It’s been a while since we last visited Nucky and the rest of the “Boardwalk Empire” crew, and time really does fly in Atlantic City it seems. Coming off quite possibly its weakest season, “Boardwalk” unveiled the first episode of its fifth and final season on Sunday. The show’s tagline for this season is ‘no one goes quietly,’ and “Golden Days for Boys and Girls,” though continuing in the series tradition of easing in to the story, attempts to convince us that will be the case for the series.
Season 5 starts off in the past – 1884 to be exact – with a young Nucky attempting to snag coins thrown into the sea by the Commodore as he kicks off the summer. Nucky fills his days trying to make bits of change from the wealthy, despite his abusive father’s objections, but is always beat out by the quicker and meaner kids. When he finds a hat with money in it that belongs to an associate of the Commodore though, he returns the hat and the money in the hopes of getting ahead. Young Nucky catches the Commodore’s eye and is given a job at the hotel.
Fast forward to present day, where it is 1931, seven years after season 4 ended. Older Nucky is in Havana with his eyes set on the potential end of prohibition and the hopes he can strike a deal to sell Bacardi exclusively in the U.S. when the Volstead Act is repealed. . However, Nucky isn’t able to finalize the deal. Nucky runs into Meyer Lansky when he is down in Cuba as well, who says that he is on vacation with his wife, and also informs the audience that Arnold Rothstein has died in the interim.
Back in the states, we first check in with Chalky, who has had a rough seven years it seems, as he is now in jail, though we don’t yet know why. While on work detail, a riot breaks out and Chalky manages to escape, but is first caught by another inmate. He makes a deal with Chalky that if they work together, with Chalky handling the more professional aspects, he has a way for them to make money.
In New York, Margaret makes an appearance much sooner than last year, still working for the investment firm, though her career’s future is in question after the stock market crash and her boss shoots himself in front of the entire staff. The firm’s manager speaks briefly with Margaret if she knows where the keys to her boss’ files are, but she says she doesn’t. Of course she does, however, and attempts to sneak out the file on the late Mr. Rothstein.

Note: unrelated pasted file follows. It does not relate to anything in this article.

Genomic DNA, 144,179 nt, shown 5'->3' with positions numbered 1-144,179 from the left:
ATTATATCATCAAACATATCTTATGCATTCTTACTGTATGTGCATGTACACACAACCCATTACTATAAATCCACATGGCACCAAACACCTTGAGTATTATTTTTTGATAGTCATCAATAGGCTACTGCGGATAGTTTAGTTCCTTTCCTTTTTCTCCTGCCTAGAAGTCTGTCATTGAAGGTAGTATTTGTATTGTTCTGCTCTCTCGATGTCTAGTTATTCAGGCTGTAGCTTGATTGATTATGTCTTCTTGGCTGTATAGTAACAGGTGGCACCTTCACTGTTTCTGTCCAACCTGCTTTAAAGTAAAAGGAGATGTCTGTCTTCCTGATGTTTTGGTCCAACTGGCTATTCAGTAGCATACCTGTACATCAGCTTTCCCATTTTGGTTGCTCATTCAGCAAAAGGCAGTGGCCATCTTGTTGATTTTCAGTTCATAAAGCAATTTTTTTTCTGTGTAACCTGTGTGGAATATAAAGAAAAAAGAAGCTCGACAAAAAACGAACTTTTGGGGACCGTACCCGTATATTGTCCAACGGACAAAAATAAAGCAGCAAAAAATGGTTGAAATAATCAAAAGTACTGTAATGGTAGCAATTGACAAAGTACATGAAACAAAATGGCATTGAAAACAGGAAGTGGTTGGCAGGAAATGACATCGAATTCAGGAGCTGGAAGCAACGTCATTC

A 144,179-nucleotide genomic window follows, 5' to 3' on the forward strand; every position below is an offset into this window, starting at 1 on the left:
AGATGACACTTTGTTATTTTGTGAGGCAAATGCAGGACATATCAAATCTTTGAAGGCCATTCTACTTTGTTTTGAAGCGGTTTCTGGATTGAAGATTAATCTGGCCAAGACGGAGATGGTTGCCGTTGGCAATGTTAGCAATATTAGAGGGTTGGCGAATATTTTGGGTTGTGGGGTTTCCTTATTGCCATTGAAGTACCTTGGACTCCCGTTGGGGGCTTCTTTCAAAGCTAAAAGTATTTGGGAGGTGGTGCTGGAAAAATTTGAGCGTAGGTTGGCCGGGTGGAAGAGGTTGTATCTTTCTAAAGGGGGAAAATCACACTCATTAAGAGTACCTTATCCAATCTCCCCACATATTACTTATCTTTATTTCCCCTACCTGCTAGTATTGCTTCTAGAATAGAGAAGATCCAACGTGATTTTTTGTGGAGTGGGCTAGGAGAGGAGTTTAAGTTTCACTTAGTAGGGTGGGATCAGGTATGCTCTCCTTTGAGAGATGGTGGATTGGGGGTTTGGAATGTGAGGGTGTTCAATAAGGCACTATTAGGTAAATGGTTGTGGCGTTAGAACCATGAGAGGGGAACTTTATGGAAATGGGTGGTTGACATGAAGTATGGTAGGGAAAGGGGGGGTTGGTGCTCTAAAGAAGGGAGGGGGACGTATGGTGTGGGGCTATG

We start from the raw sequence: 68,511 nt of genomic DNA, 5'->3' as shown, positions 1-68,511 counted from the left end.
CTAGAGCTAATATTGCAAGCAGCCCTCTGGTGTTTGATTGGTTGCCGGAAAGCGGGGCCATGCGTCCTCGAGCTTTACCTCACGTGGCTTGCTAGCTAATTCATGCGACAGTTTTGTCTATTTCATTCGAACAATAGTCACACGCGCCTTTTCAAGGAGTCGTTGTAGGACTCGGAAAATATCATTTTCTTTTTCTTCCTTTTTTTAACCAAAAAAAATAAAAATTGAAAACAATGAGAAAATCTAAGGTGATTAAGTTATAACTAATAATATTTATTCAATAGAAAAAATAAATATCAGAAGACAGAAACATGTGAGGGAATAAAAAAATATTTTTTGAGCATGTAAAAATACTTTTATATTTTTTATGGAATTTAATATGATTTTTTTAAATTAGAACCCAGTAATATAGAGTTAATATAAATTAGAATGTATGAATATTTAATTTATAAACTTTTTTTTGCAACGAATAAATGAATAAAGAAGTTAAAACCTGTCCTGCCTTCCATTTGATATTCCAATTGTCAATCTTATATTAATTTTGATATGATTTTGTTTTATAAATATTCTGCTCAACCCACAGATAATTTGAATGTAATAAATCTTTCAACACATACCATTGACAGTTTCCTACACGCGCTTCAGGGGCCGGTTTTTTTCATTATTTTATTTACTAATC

Also in New York, Lucky Luciano uses his time in the episode to seize a better position for himself. As Joe Masseria wages a war with Don Salvatore, Lucky betrays his former boss and has him killed so he can become a member of Salvatore’s family.
We end the episode back in Cuba with Nucky telling Sally Wheet that he wants to wipe his hands off all the things he has done and be an honest man, hoping that the end of prohibition can do that. He soon sees Meyer’s wife and goes over to talk with her, only to realize that she is actually a prostitute and Meyer has more motives for being in Cuba other than the sun, just like Nucky.
The episode goes back and forth between young Nucky and present day Nucky, something that will be present throughout the season, and the stories parallel themselves. Young Nucky finds a poem, which plays at the beginning and end of the episode, in a Golden Days magazine that basically says that honest people are rare and will find greater success and happiness in life. Nucky took that lesson to heart as he has always strived to be the honest gangster, with a few exceptions along the way. However, just like when he was a boy, it is clear that others don’t follow that same rule, and it is a little surprising this still catches Nucky off guard.
The good thing is it sets a clear path for Nucky at the onset of this season; he’s going to have to get his hands dirty one more time. When the show has taken him down a darker path it has benefited.
Visually speaking, the episode also highlights how Nucky is going to have to get dirty. Director Tim Van Patten, the series most prominent director, showers Nucky in colors with the Havana setting and shows the scenes in America as grey and drab. The final scene, where he learns of Meyer’s true intentions, though is the darkest featuring Nucky, showing that the glow of this world is an illusion and Nucky must dive back in to the abyss.
We’ll have to wait at least another week before we see what’s been going on in Chicago these last 7 years and the likes of Al Capone, Eli and Dr. Narcisse, but “Golden Days for Boys and Girls” has at least set the main pieces up nicely as “Boardwalk Empire” heads into its home stretch.